Author Topic: Routing versus Disrupted Units  (Read 512 times)

Professor X

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Routing versus Disrupted Units
« on: January 28, 2016, 07:39:01 AM »
I'm new to this game and am trying to wrap my mind around something:

A "disrupted" unit is on the verge of breaking,
A "routed" unit has broken and is fleeing the battlefield.

Yet it takes 2 command actions to "reorganize" a disrupted unit, but only 1 command action to "rally" a routed unit.

It seems to me that this should be reversed.

What am I missing? Can someone explain why this approach makes sense? It's really disturbing me! Thanks.

Kevin

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Re: Routing versus Disrupted Units
« Reply #1 on: January 28, 2016, 08:38:45 AM »
When a routed unit is rallied, it goes to Hold.  80% of the time you then have to spend a second Command Action to get it moving again. (The other 20% an enemy unit pounces on it before that can happen.)  If you're talking a line unit that's advancing on some archers, you'd be spending that second Command Action to put the unit to Close 100% of the time.  So it's 2 Command Actions either way.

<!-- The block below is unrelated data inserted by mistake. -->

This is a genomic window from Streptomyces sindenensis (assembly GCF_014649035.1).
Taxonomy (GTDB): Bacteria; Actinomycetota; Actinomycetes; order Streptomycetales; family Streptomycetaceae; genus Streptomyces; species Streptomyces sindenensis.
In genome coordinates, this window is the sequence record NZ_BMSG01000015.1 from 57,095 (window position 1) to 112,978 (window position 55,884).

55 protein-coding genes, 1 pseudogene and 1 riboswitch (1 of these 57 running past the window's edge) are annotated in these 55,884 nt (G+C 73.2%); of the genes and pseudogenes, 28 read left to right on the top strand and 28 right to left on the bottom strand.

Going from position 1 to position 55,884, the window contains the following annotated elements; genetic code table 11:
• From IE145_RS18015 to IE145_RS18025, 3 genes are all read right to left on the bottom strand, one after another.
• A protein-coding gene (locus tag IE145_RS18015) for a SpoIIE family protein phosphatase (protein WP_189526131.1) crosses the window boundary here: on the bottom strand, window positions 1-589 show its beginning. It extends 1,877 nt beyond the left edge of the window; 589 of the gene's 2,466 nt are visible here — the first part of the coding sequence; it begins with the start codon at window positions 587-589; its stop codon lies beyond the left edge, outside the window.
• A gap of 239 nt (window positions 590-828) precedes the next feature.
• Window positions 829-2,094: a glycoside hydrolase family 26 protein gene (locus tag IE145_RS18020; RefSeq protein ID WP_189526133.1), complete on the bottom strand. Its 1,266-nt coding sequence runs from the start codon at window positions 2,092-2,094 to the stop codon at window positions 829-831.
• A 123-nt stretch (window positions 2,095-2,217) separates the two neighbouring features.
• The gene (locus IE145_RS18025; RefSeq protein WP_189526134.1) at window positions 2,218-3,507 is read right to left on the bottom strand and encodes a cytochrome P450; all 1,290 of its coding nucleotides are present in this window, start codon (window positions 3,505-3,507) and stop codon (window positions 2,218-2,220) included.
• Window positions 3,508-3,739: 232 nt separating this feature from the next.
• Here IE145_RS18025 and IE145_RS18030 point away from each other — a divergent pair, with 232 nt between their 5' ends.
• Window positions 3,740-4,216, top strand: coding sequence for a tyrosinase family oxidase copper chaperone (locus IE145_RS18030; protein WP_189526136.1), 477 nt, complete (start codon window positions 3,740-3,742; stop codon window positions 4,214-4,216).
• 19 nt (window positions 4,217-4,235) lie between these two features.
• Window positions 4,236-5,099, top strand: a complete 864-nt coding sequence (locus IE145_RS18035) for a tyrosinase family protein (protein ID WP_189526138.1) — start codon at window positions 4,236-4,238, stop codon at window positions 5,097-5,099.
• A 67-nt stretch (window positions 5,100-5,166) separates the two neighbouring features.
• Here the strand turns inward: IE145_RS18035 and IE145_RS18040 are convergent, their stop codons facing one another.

However beautiful the strategy, you should occasionally look at the results. - Winston Churchill

Professor X

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Re: Routing versus Disrupted Units
« Reply #2 on: January 28, 2016, 09:57:12 AM »
Thank you. Is there a house rule to enable a player to spend only 1 command action to put a disrupted unit on "hold"?  That would seem to make sense then.
But even then, and even as the rules are written, this point remains: at best, ordering a disrupted unit seems to be just as difficult as ordering a routed unit. I continue to struggle with that conceptually.

Kevin

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Re: Routing versus Disrupted Units
« Reply #3 on: January 28, 2016, 10:12:00 AM »
Be definition, house rules are whatever you decide they are.  

"Disrupted" is a relatively new rule.  It was put in place because previously a rout was too painful when attacking a stand-and-shoot army.  One unit would run.  The next turn you'd rally it, but it couldn't move, meaning you'd have to spend two more Command Actions to hold back the units adjacent to it so that they didn't go forward and get pinched...which gives the opponent another turn to shoot at your army.  Rinse & repeat.  We've found that the Disrupted Rule balances well as written--where it costs you the same penalty in terms of Command Actions but doesn't royally screw up your position.  (A unit on Hold which routs, even if you want it to stay on Hold, usually takes 2 Command Actions:  one to rally, and one to put back in its previous position.)

But seriously, if you don't like it, use your own house rule.
« Last Edit: January 28, 2016, 10:19:50 AM by Kevin »
However beautiful the strategy, you should occasionally look at the results. - Winston Churchill